Scientists reveal how hot Antarctica will be by 2044 due to climate change

WION Web Team
New Delhi, IndiaEdited By: Bharat SharmaUpdated: Mar 17, 2021, 02:40 PM IST
main img

Researchers take time analysing the icy waters north of Alaska, Canada and Russia Photograph:(AFP)

Story highlights

Scientists have predicted the temperature of Antarctic peninsula in the coming decades

Climate change is altering life on our planet in all ways possible: climate patterns have become more unpredictable, bizarre weather is the new normal, and extreme temperatures a common occurrence across the world.

Now, scientists have predicted the temperature of Antarctic peninsula in the coming decades. By 2044, the temperature in Arctic will increase by 0.5 to 1.5 degree Celsius, the study posits.

Precipitation in the peninsula is also expected to increase by 5-10 per cent around the same time. Precipitation is a threat to ice if it appears in the form of rain.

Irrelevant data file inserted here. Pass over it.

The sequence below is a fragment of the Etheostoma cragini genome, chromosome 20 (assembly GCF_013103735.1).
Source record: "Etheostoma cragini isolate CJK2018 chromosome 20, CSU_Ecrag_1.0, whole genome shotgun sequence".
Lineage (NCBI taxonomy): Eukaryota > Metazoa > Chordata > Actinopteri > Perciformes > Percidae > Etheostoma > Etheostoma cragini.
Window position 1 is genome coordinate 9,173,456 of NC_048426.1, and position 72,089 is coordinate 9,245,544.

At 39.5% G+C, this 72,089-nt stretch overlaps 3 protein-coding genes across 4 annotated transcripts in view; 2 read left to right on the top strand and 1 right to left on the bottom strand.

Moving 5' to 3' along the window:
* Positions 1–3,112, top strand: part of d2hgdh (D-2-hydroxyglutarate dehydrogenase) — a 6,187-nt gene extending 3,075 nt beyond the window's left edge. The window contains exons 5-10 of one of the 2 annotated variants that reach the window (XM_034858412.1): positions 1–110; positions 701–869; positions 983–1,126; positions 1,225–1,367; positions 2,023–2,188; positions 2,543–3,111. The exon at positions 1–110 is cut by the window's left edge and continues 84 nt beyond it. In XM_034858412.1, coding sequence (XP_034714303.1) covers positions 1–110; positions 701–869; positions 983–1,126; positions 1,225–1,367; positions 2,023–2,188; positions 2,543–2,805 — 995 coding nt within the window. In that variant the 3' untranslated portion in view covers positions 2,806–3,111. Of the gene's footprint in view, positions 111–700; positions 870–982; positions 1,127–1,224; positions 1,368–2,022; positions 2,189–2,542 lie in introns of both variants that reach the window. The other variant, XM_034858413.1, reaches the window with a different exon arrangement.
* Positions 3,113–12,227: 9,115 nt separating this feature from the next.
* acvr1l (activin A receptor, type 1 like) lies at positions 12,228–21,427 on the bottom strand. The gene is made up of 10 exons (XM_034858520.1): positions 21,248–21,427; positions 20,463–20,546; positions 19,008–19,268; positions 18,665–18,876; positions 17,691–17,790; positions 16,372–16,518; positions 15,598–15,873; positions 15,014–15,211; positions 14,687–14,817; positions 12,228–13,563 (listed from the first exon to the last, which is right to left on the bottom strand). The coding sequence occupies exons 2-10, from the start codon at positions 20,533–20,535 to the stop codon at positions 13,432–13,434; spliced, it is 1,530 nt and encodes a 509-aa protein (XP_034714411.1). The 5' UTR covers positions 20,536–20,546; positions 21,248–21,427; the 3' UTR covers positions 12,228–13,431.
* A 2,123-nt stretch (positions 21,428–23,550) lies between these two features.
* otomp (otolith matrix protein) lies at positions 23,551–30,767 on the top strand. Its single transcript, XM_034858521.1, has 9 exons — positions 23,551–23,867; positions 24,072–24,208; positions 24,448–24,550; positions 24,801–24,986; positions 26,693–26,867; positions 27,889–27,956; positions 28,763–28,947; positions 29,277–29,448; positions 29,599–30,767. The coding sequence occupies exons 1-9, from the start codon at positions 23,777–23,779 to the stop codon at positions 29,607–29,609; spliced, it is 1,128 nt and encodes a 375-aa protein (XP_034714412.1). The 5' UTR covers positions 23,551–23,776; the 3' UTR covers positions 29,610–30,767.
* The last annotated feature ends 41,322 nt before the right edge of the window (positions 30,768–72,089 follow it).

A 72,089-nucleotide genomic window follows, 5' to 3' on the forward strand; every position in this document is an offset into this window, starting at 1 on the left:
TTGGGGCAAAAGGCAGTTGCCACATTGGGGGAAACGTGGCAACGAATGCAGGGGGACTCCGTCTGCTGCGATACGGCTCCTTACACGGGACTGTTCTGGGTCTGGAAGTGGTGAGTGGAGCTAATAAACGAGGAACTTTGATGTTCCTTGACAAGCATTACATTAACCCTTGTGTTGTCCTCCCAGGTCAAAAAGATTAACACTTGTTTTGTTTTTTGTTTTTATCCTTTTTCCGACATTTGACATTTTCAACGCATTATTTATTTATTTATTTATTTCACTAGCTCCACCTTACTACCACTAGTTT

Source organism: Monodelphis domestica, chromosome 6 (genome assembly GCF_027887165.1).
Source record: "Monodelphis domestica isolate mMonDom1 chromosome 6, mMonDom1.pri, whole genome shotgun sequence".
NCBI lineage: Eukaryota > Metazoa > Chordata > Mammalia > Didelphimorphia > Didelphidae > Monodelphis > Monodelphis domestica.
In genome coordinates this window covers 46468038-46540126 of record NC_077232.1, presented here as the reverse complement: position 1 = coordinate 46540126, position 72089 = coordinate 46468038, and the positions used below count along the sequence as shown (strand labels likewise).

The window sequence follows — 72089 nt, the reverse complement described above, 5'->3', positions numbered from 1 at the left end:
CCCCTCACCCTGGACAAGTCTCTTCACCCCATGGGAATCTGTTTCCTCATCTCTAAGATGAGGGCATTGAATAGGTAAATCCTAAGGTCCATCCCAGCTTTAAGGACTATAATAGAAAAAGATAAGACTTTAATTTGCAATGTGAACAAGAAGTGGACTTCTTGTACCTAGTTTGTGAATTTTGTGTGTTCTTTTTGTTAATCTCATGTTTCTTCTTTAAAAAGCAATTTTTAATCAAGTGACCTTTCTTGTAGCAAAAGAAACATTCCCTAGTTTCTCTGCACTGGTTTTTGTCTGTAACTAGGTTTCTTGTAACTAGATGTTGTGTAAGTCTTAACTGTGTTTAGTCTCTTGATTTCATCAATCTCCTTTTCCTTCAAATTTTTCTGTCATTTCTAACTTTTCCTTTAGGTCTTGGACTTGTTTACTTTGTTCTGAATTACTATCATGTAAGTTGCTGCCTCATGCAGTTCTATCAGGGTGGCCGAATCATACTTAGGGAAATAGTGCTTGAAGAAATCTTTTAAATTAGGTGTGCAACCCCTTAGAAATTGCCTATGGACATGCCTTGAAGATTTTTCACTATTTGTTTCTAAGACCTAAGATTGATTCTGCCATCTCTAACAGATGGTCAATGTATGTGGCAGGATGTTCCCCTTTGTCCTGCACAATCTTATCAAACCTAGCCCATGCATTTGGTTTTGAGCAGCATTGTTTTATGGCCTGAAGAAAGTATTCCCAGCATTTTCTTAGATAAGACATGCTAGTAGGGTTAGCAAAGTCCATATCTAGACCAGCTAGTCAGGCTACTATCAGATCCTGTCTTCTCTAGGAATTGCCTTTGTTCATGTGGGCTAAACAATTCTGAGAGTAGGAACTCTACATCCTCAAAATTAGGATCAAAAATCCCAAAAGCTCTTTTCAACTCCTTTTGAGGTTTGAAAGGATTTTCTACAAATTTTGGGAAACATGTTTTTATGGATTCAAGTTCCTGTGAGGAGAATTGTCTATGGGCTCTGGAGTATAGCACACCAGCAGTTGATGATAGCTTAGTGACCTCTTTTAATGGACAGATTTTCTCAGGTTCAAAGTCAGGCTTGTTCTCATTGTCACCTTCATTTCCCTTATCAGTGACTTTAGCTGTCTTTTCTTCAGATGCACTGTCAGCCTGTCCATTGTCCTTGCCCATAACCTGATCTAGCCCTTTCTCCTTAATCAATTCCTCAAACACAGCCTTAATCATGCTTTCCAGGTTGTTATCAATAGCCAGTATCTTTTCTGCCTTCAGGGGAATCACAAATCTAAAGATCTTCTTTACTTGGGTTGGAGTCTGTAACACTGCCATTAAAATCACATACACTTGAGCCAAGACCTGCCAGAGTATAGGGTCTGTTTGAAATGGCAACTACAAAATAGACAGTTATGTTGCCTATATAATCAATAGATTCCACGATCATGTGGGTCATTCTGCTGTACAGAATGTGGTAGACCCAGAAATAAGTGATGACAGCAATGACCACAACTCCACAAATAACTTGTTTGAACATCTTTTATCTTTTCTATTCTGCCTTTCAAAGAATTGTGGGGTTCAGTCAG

Also read: Mystery of 'Oumuamua' solved: Find out where the foreign space object came from!

Lead author  of the study, David Bromwich from The Ohio State University was quoted by IANS as saying - “We are concerned about these findings. We’ve been seeing overall quite big changes on the peninsula, generally getting warmer and ice shelves and glaciers discharging into the ocean”.

Antarctica is one of the fastest-warming regions on the planet, especially since the 1950s. The most affected part is situated in western Antarctica, and is largely covered in mountains. The highest peak is 10,600 feet high!

Also read: What really happened to water on Mars? Scientists finally have the answer!

The study, which was published in the journal Climate Dynamics, takes into account simulations of 19 global climate models. The highest drop in temperatures of 2 degrees Celsius is expected to plague Antarctica between autumn and winter.

But the summer temperatures pose a bigger threat to the peninsula’s ice. This implies the peninsula faces the double threat - of warmer temperatures, and potential precipitation in the form of rain, as opposed to snow.